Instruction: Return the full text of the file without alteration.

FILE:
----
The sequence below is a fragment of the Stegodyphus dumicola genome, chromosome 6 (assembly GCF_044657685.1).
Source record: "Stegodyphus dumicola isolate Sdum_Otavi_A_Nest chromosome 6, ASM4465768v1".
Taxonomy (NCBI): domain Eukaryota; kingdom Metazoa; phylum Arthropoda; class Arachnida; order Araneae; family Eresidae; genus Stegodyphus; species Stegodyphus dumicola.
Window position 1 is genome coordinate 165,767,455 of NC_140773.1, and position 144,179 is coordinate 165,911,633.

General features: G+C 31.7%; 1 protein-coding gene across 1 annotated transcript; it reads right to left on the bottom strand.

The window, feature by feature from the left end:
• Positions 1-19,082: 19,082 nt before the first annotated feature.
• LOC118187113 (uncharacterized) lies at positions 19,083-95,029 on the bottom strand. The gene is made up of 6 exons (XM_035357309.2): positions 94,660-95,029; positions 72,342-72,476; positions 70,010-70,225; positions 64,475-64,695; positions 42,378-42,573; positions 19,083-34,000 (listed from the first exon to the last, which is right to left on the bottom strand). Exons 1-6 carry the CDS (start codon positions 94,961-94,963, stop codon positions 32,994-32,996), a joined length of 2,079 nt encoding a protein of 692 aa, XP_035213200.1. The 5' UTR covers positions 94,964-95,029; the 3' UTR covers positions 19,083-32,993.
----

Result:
The sequence below is a fragment of the Stegodyphus dumicola genome, chromosome 6 (assembly GCF_044657685.1).
Source record: "Stegodyphus dumicola isolate Sdum_Otavi_A_Nest chromosome 6, ASM4465768v1".
Taxonomy (NCBI): domain Eukaryota; kingdom Metazoa; phylum Arthropoda; class Arachnida; order Araneae; family Eresidae; genus Stegodyphus; species Stegodyphus dumicola.
Window position 1 is genome coordinate 165,767,455 of NC_140773.1, and position 144,179 is coordinate 165,911,633.

General features: G+C 31.7%; 1 protein-coding gene across 1 annotated transcript; it reads right to left on the bottom strand.

The window, feature by feature from the left end:
• Positions 1-19,082: 19,082 nt before the first annotated feature.
• LOC118187113 (uncharacterized) lies at positions 19,083-95,029 on the bottom strand. The gene is made up of 6 exons (XM_035357309.2): positions 94,660-95,029; positions 72,342-72,476; positions 70,010-70,225; positions 64,475-64,695; positions 42,378-42,573; positions 19,083-34,000 (listed from the first exon to the last, which is right to left on the bottom strand). Exons 1-6 carry the CDS (start codon positions 94,961-94,963, stop codon positions 32,994-32,996), a joined length of 2,079 nt encoding a protein of 692 aa, XP_035213200.1. The 5' UTR covers positions 94,964-95,029; the 3' UTR covers positions 19,083-32,993.